The cooperation agreement will see the national union strategically linked with the London-based club both on the field and behind the scenes.
NZR chief executive Steve Tew said: “This is new territory for New Zealand Rugby and this unique relationship will open some useful connections in that part of the world. With its strong ex-pat community, London is of key strategic importance to New Zealand Rugby, and when you factor in our shared relationship with Adidas, this cooperation agreement is a very natural fit.
“This alignment will create significant opportunities for both sides, with players, coaches and staff able to learn from different environments with different people, challenges and cultures.”
The agreement comes with NZR under increasing pressure to retain players in its system, amid the lure of greater financial rewards in Northern Hemisphere rugby. NZR yesterday (Thursday) posted a record profit of NZ$33.4m (€19.8m/$24.1m) for the 2017 financial year, but this figure owed much to the British and Irish Lions’ tour of the country last summer.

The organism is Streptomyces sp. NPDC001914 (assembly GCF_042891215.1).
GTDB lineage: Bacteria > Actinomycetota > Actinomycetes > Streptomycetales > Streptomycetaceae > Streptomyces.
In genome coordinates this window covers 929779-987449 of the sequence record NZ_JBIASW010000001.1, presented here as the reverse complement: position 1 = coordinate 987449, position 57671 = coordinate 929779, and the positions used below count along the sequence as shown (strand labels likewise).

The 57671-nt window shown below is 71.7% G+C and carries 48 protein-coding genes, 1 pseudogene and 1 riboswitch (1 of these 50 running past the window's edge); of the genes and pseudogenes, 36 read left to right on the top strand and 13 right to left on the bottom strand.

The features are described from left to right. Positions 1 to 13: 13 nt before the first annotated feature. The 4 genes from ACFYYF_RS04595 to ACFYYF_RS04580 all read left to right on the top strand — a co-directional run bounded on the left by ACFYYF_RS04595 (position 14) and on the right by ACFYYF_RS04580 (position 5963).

NZR said the 10-match tour was the “driving force” behind a record NZ$224m investment in rugby union across New Zealand. The series generated an incremental profit of NZ$40m compared to a normal year when New Zealand plays a regular three-match series.
NZR works to a five-year rolling financial projection, and the body noted that it needs to balance profits with the requirement to future-proof the sport in the country. Last year’s income stood at NZ$257m, compared to NZ$162m in 2016.
Harlequins include New Zealanders such as Francis Saili (pictured) and Mat Luamanu in its playing squad. Chief executive David Ellis said: “The All Blacks are the benchmark of excellence for all teams, so to be able to align with them both on and off the pitch will be of significant benefit to the club.”